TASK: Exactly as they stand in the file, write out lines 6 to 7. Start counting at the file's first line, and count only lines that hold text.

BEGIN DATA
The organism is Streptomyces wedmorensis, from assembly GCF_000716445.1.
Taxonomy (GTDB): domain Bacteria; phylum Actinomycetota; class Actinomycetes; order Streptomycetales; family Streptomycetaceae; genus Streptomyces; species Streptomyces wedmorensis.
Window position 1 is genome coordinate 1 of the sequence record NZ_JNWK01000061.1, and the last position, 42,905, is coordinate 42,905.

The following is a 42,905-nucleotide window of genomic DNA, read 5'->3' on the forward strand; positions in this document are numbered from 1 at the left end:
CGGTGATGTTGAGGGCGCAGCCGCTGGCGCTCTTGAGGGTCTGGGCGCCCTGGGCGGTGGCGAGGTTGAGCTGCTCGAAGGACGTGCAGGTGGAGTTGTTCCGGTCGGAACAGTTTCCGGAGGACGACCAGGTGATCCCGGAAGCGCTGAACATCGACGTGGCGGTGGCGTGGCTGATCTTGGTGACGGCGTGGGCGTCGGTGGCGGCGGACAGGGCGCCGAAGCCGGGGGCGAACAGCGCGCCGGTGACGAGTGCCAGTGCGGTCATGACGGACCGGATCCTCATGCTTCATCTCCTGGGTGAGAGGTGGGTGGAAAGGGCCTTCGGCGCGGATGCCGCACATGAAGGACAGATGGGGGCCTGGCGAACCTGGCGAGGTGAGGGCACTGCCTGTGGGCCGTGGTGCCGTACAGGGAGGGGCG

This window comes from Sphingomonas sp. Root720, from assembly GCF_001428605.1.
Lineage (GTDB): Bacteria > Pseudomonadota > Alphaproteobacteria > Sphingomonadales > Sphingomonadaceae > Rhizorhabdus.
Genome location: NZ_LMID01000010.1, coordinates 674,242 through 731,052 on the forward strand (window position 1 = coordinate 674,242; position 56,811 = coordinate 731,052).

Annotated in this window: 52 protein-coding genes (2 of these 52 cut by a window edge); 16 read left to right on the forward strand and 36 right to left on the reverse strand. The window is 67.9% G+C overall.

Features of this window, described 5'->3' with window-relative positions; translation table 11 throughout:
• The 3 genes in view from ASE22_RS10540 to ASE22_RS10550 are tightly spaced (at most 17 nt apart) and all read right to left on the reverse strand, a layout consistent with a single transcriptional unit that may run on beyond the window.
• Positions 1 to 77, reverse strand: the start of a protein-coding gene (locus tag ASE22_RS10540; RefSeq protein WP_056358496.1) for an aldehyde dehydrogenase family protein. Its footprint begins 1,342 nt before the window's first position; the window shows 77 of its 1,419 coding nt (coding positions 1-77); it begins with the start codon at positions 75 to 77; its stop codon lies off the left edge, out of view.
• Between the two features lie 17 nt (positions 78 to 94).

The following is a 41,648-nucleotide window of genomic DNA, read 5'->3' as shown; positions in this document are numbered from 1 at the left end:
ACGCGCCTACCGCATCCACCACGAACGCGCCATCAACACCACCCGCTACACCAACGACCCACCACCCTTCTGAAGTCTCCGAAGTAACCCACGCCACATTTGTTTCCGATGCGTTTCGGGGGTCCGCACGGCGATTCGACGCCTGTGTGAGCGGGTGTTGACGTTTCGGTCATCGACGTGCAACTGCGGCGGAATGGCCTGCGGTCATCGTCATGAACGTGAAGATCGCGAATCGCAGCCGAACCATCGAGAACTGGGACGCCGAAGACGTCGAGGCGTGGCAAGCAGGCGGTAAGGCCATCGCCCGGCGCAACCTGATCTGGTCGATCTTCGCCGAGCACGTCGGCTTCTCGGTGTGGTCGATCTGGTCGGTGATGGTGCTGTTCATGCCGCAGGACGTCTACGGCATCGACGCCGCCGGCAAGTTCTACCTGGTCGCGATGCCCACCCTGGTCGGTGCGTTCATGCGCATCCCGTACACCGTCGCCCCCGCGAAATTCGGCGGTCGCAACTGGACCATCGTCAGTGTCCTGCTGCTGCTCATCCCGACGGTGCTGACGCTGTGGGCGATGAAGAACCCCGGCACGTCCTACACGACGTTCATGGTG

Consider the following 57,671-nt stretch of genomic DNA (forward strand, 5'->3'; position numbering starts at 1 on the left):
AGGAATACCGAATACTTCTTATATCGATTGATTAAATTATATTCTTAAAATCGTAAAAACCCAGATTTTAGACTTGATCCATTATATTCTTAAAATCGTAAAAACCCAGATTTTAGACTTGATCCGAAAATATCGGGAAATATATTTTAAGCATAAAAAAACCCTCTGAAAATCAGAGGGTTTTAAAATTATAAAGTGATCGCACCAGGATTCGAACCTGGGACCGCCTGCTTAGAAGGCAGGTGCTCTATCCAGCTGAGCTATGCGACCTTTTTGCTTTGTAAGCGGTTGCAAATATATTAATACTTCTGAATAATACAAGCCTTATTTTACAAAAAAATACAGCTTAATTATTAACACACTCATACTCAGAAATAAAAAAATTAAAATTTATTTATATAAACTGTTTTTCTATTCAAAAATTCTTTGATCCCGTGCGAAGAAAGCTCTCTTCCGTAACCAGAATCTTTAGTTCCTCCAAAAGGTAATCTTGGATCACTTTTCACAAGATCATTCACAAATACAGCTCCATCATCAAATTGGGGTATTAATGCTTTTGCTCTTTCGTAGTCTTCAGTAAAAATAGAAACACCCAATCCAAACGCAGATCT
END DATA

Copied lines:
This window comes from Sphingomonas sp. Root720, from assembly GCF_001428605.1.
Lineage (GTDB): Bacteria > Pseudomonadota > Alphaproteobacteria > Sphingomonadales > Sphingomonadaceae > Rhizorhabdus.